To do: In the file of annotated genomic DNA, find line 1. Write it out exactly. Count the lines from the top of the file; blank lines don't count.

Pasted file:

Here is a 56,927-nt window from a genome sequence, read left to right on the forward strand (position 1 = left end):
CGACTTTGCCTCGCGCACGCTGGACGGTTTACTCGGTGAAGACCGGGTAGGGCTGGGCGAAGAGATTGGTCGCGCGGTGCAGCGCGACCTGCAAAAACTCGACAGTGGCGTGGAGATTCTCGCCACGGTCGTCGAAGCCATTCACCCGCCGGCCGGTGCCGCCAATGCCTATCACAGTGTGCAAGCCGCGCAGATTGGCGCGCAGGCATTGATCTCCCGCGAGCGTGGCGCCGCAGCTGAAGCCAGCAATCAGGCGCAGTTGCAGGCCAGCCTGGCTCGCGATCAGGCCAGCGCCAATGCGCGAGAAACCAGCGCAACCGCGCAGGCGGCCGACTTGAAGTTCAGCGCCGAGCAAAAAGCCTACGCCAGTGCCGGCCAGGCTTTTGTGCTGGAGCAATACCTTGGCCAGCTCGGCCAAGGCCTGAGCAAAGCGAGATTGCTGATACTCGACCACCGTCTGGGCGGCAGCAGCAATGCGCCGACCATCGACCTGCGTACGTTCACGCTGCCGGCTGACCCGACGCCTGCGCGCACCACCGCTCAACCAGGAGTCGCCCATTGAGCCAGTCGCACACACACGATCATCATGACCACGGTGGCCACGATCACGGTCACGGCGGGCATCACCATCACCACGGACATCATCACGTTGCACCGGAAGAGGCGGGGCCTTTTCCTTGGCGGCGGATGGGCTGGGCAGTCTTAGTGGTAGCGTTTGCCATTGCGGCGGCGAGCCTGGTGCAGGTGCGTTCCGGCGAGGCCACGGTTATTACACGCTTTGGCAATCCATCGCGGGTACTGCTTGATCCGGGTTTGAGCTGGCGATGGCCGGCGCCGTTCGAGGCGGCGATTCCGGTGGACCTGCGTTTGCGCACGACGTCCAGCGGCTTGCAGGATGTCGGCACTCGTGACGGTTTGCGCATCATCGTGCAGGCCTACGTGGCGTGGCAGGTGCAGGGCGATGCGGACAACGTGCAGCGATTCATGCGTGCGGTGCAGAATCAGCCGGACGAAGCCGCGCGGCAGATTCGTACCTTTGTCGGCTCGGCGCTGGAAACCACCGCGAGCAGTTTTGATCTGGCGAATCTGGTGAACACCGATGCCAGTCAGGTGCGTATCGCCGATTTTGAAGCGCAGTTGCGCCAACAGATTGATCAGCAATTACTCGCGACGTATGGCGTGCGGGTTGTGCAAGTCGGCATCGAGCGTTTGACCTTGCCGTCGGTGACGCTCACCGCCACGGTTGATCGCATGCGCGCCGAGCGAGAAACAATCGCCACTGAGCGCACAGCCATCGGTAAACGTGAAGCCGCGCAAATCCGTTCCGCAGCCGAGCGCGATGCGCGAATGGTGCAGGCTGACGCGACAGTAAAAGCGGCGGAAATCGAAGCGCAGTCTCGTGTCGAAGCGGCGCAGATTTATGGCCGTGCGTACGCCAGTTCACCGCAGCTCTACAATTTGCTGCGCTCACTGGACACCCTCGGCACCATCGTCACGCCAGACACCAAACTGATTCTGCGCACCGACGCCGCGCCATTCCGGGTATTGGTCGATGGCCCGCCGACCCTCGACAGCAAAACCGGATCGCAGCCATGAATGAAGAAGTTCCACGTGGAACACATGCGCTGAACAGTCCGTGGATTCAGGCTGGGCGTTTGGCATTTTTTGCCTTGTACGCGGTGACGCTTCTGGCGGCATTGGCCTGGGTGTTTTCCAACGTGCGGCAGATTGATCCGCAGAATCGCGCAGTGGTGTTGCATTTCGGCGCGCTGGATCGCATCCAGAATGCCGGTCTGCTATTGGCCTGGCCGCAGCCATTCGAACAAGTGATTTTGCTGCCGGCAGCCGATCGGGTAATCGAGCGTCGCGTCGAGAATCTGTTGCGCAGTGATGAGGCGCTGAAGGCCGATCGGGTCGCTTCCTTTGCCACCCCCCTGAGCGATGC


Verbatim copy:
Here is a 56,927-nt window from a genome sequence, read left to right on the forward strand (position 1 = left end):